New teachers often teach the way they were taught. Give or take a few workshops or online training courses about writing learning objectives or understanding the LMS, many of us have found our way by observing, trying, and tweaking the best of what we’ve seen in our own discipline.
[dropcap]N[/dropcap]ew teachers often teach the way they were taught. Give or take a few workshops or online training courses about writing learning objectives or understanding the LMS, many of us have found our way by observing, trying, and tweaking the best of what we’ve seen in our own discipline.
As we rose through the ranks to department chair and maybe beyond, we thought we could learn how to lead the same way we learned to teach: by observation and trial and error. One of the key drawbacks of this common approach is it creates the impression that problems and solutions are discipline specific.
True, there are problems a chair must solve that are constrained by discipline. The suppliers for the art department studios are different than those used to stock the chemistry labs. The research grants for biology faculty are different than those for historians. Knowing the ins and outs of one’s own discipline helps a chair navigate the challenges of making a department run smoothly.
However, there are many things that one can learn by networking with leaders in other disciplines, something that gets increasingly difficult to do as one becomes immersed in one’s own teaching, research, writing, and departmental affairs. Want to know how to motivate adjuncts in the physics department? Ask why the adjuncts in experiential design are so enthusiastic. Having challenges recruiting a diverse population of English faculty members? Maybe ask the professionals in nursing how they are getting the job done.
My alma mater hosts a Graduate Research Forum every year for the graduate students in various disciplines to practice presenting their research in either presentation or poster format. The twist is that the judges assigned to each student have a graduate degree in a different discipline. Students are forced to explain their research to an intelligent audience outside their own field, and they receive feedback and ideas from specialties not their own. This cross-disciplinary exchange requires everyone in the conversation to think outside their own silos for solutions to problems.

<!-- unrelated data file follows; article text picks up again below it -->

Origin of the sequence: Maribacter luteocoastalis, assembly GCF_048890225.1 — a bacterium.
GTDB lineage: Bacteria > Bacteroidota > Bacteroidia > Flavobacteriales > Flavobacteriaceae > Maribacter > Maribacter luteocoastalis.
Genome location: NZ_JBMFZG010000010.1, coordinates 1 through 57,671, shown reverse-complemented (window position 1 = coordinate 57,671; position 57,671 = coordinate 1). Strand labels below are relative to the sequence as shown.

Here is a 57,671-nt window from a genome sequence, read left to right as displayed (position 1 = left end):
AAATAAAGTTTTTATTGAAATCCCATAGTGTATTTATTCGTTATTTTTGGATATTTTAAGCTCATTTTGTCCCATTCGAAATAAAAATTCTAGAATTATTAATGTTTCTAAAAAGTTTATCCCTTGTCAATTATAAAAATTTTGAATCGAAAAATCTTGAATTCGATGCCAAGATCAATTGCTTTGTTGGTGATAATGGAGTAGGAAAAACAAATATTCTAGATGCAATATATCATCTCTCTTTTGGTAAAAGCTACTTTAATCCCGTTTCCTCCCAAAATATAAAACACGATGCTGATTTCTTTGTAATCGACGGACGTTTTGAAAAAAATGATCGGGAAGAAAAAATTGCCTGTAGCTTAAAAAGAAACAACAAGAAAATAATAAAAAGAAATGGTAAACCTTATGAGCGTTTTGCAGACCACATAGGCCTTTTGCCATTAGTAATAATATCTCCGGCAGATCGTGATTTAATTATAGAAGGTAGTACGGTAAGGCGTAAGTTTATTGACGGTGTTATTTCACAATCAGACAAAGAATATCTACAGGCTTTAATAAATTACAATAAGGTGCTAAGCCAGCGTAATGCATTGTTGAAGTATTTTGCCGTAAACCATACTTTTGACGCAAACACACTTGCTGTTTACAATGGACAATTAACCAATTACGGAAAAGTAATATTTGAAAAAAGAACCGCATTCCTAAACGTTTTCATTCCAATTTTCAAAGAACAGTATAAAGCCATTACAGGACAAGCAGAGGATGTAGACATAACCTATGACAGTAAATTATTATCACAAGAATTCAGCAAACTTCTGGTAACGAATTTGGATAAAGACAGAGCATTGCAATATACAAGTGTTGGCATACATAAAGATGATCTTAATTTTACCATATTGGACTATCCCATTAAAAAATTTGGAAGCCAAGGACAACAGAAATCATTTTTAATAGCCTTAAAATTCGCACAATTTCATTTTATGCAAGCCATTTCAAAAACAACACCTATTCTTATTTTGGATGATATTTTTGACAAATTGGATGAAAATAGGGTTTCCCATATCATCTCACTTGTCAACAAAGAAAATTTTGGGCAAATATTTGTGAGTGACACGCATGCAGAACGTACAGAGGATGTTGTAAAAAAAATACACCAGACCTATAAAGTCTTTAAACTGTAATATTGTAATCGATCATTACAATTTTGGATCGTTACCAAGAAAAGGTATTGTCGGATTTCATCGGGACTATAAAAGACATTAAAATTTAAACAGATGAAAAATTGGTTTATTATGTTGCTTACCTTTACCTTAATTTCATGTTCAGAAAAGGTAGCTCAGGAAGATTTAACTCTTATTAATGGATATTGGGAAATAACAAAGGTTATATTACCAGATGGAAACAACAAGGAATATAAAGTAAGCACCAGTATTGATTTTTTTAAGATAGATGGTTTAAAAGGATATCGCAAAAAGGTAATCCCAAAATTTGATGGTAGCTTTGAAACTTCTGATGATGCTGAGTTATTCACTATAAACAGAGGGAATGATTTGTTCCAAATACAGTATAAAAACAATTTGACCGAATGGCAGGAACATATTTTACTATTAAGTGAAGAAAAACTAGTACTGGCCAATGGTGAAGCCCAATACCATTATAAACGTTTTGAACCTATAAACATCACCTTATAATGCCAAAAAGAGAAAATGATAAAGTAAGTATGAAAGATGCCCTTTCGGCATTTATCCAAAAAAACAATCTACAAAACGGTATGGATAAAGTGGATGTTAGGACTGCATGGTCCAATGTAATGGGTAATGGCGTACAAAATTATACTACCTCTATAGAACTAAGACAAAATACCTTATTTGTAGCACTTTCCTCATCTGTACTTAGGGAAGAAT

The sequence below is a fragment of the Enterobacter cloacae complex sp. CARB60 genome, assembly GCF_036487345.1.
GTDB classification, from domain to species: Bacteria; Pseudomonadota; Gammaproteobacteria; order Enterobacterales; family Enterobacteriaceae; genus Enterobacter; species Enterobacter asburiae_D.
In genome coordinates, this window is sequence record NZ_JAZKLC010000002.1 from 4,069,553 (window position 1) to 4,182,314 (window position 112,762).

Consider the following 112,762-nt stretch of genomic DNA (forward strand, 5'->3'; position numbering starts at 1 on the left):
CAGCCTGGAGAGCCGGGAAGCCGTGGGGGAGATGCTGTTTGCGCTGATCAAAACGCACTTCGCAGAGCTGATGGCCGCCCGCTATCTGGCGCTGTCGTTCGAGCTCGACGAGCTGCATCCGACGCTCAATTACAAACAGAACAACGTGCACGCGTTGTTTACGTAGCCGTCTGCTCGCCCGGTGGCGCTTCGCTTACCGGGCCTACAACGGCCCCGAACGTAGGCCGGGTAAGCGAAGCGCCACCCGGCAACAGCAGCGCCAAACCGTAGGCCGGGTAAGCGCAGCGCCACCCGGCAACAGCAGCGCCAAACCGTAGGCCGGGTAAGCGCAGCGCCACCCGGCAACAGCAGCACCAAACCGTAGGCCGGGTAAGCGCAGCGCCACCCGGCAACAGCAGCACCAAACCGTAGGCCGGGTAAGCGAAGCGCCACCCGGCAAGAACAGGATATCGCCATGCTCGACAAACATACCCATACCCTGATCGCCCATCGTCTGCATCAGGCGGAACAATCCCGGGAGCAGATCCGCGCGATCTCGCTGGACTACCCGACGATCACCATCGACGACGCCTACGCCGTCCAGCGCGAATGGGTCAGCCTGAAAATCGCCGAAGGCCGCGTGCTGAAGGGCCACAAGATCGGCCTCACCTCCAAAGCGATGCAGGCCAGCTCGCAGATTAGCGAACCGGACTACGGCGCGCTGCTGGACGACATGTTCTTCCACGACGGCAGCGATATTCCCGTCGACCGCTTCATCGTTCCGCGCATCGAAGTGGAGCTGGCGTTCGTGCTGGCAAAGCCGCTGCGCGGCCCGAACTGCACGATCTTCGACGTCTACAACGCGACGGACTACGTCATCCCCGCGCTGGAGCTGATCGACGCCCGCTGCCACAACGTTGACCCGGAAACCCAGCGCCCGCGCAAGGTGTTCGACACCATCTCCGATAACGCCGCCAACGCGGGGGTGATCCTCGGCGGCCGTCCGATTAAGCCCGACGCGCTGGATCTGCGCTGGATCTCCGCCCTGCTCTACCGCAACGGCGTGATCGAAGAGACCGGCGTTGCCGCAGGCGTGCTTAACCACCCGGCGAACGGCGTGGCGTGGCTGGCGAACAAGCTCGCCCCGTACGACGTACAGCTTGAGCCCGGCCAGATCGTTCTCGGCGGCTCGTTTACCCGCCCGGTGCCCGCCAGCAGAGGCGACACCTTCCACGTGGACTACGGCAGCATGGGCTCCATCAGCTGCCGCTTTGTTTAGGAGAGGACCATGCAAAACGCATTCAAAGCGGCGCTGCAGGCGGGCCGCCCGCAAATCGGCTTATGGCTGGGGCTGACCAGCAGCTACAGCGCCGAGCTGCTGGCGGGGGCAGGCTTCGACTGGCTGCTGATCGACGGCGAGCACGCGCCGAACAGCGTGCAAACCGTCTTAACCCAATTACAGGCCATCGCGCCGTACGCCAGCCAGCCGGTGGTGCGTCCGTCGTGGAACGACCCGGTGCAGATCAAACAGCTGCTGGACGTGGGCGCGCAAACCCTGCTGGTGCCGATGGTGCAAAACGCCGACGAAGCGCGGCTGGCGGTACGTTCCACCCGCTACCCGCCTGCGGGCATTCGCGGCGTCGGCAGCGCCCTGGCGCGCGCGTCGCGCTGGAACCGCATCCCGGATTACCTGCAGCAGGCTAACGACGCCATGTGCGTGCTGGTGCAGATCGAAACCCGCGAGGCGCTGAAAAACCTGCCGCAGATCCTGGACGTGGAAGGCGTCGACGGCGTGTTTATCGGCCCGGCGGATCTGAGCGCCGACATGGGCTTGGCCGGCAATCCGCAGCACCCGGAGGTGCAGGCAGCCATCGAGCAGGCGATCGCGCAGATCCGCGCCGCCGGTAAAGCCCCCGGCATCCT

We often ask our students to think outside the box or employ an interdisciplinary approach to their studies, but something happens to that approach on the way to the department chair’s job. It’s easy to fall back on ideas like, “the tenured chemistry faculty will never go for that,” or “the modern languages department has never done it that way.” But if insanity is doing the same thing and expecting different results, some parts of the academy might well be out of their right minds.
If you face an intractable departmental problem, the solution may be found by looking at a similar department at another institution. But it is equally likely to be found by speaking to colleagues in different disciplines or different institutional types. The large research university department could find inspirations in the workings of a small college. A professional discipline may discover answers by speaking with colleagues in the humanities. I encourage you to seek out these opportunities to better your departments by looking outside your discipline silo. After all, silos are great for housing things you want to keep the same, but real innovation requires you to look outside that tall metal tube.
We’d like to hear from you. If you’ve reached out to colleagues in other departments or at other institutions, please share what you learned and what recommendations you might have for others. Jennifer Patterson Lorenzetti, MS, is the editor of Academic Leader and the chair of the Leadership in Higher Education Conference. She is the author of Lecture is Not Dead: Ten Tips for Delivering Dynamic Lectures in the College Classroom and The Care and Motivation of the Adjunct Professor.